Comic Talk and General Discussion *

Critiques?
irrevenant at 6:24PM, July 11, 2016
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I was just wondering if there was anywhere on the Duck set up to receive critiques? If not would such a thing be a good idea?
ozoneocean at 9:21PM, July 11, 2016
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We used to have an entire forum dedicated to that! But it closed due to lack of interest.
The main issue was that people would love to ask for critiques but hardly ever do critiques for anyone else, so it became mainly a forum where hundreds of people asked for free criticism and about 5 people did all the critiquing, when they felt like that XD

So it's tricky. Obviously that wasn't a good situation.
We have had threads that worked better though, like a person posts their comic, asking for a critique, but only AFTER they've done a critique for the person who posted before them. Even when it's just advice on new update pages.
You STILL had dickheads who'd only write a sentence or “great page” or whatever, but that can be fixed with a good moderator deleting those sorts of posts.

Maybe requite 150 to 200 words minimum?

What do you think?
 
bravo1102 at 11:11PM, July 11, 2016
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How about 100 words? Your post was about 140 words. Asking for 200 words might be a bit much. Personally I could go back to my “the Critic” avatar and tell everyone how bad their work is.

“It stinks!”
KimLuster at 6:44AM, July 12, 2016
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True Critiquing isn't easy work - I don't think a lot of people get that!! You have to read the work deeper than most do, with an eye for art technique, plots, writing, etc.., and then find a way to shrink it into as few words as possible (I had to do this often in Grad School - it ain't easy)! It really is something people should be aware of before they just casually ask for it!
irrevenant at 4:24PM, July 12, 2016
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When I first posted I was thinking more along the lines of specifically art critiques, but more than that is a good idea - webcomics are far more than just art.

There is a “critique the person above you and receive a critique in return” thread in one of the forums that works quite well.

I was thinking along the lines of maybe even something that is effectively a webcomic where people post artworks or pages for comment?
bravo1102 at 11:34PM, July 12, 2016
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That sounds like a good idea for a webcomic. Do it. Put out the word that you're accepting material for critique. Post it, and then a critical evaluation. Dissect the piece even with circles and arrows. Show what is right and how to make it better.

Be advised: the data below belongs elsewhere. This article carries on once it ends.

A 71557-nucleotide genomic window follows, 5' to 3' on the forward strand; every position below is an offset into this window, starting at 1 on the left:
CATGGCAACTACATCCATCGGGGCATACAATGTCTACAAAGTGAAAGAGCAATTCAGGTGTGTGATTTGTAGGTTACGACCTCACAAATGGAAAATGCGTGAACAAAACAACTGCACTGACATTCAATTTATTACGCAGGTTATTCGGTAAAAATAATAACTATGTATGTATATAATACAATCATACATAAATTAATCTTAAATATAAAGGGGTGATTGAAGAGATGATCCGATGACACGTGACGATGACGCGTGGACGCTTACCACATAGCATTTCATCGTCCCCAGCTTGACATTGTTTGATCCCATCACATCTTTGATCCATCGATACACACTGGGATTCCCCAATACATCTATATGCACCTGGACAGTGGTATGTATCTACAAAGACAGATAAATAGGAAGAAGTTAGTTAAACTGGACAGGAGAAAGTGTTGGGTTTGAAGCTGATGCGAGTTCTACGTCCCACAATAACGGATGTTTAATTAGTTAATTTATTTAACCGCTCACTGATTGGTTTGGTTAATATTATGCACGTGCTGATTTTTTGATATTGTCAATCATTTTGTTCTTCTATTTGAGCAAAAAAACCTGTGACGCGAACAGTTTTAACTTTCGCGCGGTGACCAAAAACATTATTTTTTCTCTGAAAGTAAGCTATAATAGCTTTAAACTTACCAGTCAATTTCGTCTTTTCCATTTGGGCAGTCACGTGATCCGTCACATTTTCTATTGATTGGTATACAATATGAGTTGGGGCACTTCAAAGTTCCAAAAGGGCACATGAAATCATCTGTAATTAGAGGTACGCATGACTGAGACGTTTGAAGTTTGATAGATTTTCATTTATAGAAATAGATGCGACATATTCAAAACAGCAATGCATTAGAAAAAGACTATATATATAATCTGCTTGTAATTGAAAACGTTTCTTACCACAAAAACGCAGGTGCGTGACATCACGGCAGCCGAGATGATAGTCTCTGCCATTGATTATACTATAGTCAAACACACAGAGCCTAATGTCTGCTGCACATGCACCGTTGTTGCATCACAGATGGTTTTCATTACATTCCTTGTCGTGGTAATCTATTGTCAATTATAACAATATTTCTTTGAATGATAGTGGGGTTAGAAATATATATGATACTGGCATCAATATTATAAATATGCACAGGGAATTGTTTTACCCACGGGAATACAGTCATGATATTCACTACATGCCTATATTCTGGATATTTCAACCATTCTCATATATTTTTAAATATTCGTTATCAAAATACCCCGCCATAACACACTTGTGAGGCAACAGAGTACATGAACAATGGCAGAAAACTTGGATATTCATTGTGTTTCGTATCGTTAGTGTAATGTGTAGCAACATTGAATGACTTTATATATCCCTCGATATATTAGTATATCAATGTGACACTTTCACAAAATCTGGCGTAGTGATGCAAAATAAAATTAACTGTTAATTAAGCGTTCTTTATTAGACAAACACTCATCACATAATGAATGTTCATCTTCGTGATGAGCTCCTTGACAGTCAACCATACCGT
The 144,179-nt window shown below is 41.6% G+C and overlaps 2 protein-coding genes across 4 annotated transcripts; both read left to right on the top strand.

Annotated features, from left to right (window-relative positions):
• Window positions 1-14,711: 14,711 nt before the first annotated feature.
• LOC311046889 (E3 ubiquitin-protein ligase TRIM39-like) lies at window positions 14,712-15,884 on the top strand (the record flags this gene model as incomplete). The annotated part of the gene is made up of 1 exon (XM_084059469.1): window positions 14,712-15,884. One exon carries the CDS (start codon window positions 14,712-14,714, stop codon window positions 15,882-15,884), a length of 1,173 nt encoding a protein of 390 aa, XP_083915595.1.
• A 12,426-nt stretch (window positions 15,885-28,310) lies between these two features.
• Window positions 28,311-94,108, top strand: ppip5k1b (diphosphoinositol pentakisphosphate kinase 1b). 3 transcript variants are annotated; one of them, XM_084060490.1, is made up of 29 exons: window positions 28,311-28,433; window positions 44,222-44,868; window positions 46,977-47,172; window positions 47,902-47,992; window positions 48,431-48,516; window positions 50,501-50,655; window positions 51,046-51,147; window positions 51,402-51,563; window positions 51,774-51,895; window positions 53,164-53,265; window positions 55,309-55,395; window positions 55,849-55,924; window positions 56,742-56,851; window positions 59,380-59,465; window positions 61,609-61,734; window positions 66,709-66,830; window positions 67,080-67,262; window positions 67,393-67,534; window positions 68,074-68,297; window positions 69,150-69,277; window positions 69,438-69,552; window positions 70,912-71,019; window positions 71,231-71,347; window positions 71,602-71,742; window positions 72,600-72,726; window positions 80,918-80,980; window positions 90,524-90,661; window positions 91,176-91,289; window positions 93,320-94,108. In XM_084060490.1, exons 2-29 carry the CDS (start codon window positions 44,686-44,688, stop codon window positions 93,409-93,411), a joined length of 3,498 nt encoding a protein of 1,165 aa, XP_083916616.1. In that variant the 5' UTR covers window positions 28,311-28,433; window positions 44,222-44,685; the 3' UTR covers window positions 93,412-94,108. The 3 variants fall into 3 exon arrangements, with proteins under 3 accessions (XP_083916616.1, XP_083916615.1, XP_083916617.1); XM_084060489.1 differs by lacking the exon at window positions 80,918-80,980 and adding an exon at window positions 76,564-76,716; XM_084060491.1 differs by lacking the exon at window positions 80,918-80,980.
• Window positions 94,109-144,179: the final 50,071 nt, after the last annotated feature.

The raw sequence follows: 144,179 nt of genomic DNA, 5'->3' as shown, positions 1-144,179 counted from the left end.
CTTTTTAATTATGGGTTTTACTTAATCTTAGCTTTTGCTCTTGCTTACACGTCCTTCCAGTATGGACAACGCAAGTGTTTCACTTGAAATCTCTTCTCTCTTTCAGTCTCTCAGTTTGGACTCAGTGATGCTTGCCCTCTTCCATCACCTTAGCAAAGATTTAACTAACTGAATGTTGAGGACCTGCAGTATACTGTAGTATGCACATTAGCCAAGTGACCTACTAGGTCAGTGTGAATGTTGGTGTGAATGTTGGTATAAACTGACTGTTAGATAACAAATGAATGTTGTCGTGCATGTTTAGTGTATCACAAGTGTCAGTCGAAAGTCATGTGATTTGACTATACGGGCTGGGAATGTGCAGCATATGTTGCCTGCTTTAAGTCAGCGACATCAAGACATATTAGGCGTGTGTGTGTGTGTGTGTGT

But pull no punches.
Always start with what is right.
When pointing out errors always include how to fix it or at least tweak it.
Solid examples.
And don't be upset if the person wishing the critique gets all defensive and doesn't follow a word of your advice.

That's the thing all the critique in the world won't make anyone better if they don't listen. Also it has to be remembered that most stuff is awful. Bad is cool as a rule, but sometimes “bad” IS BAD! If it sucks and someone won't listen don't be upset.

You have your work cut out for you.

Also, there may not always be a “wrong” way to do something, but there is always a “better” way. That is what critique-ing is about. That and correcting grammar. Grammar gots to be rightest all the times.
Ironscarf at 6:58AM, July 15, 2016
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If I understand correctly, what irrevenant meant was a webcomic space where anyone could post an update in the form of a comic page or single image, which could then be critiqued by others in the comment section? More like a friendly free for all than your hatchet job bravo!

I quite like both ideas, but the free posting comment critique idea is not something I've seen done before. You'd have to publicise it a bit, but it could take off.

 
usedbooks at 3:41PM, July 15, 2016
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Btw, anyone who wants to get better at critiquing or develop a better critical eye for your own work, I highly recommend signing up to be a judge at the DD Awards ( http://www.theduckwebcomics.com/forum/topic/177528/ ). When you have to analyze and compare comics to each other in a confidential forum, you really get your brain in that mode of strengths and weaknesses, what works and doesn't, what makes a good comic, etc. Most of us know what we like and don't, but it's a different thought process to have to put it into words to explain why to yourself and other judges. The DDA judging forum has some of the best critiques ever (they are confidential, so they are very honest). If you judge, you'll develop that ability. I was never much good at it, but it's amazing how that comes out when discussing comics critically with other DDers.


This wasn't intended to be a plug, but seriously, go volunteer. Volunteer to judge a category in which you aspire to excel. I know it's a selfish reason to get involved, but I think of it as a bonus. It's one of the reasons I like to judge DD Awards.